Classical review: Pascal Rogé, Berwick-Upon-Tweed

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Perhaps the most engaging aspect of French pianist Pascal Rogé’s interpretations of his native music is the tonal he delivers without losing any of the musky fluidity of Debussy, the incision of Ravel, the eccentric twists of Satie, or the skittish satire of Poulenc.

Paxton House


All these composers featured in his Music at Paxton recital last night, a frothy French cocktail filled with all manner of flavours, scents and textures. And it was that intoxicatingly intimate quality, together with an innate appreciation of the shifting historical shades, that proved the vital communicating factor in Rogé’s liquid sequence of performances.

Rogé insists on delivering the music without the interruption of applause between works. His programmes are a neatly formed narrative, a work of art in itself.

It opened with the contrasting moods of Debussy’s Suite Bergamasque – the affirmative Prelude, the timeless luminescence of Claire de lune, which Rogé imbued with a fearless passion. That morphed like an Impressionist wash into Ravel’s Sonatine, with its harmonies to die for and a performance characterised by rhapsodic surges.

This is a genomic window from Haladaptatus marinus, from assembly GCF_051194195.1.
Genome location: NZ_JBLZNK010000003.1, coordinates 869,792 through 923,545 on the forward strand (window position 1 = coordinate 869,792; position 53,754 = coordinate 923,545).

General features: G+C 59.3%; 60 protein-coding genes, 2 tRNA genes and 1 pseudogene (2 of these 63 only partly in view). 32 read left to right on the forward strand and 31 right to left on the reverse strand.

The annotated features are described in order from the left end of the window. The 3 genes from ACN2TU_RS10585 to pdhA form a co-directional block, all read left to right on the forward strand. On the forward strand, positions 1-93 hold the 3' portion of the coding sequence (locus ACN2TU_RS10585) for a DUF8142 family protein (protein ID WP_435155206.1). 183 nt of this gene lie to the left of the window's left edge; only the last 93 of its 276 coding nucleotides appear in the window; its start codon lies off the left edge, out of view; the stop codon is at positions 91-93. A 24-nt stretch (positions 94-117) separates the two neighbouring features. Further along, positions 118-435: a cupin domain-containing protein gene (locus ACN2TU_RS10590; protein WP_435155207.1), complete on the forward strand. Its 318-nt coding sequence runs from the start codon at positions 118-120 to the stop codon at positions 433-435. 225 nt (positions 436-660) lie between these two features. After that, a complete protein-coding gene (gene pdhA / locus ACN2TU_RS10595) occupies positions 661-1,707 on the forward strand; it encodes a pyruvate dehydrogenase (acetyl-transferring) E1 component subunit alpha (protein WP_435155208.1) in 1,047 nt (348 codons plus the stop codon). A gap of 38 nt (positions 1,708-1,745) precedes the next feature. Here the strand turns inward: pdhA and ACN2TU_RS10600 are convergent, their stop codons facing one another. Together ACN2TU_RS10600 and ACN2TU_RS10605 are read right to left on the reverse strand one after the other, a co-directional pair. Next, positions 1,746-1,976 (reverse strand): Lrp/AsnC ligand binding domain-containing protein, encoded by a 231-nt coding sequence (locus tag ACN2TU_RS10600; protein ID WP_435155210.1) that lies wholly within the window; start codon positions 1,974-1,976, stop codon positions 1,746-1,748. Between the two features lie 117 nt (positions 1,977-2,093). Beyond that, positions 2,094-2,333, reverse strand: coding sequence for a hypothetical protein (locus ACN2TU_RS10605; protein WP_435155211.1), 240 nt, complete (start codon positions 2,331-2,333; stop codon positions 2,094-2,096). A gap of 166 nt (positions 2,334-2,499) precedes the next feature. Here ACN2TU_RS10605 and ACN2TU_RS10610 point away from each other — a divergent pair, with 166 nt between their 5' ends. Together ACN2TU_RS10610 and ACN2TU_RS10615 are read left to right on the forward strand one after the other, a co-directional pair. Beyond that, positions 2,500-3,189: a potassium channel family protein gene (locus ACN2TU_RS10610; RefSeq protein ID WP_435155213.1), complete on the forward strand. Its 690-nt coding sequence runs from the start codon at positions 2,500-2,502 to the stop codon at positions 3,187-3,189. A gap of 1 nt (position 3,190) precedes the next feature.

Satie’s Gnossiennes Nos 3 & 5, throwaway delights; Debussy’s 2 Arabesques, luminously unsentimentalised; and then Rogé found in Debussy’s 2nd book of Images a lavish, autumnal warmth.

And mixed within all that the tart presence of Poulenc – the wonderful Les Soirées de Nazelles offering a dash of tabasco to the close of the recital’s first half; the characterful exuberance of the Improvisations; and the hard-edged Toccata, a frenetically-charged finale to a programme that was utterly compelling from start to finish.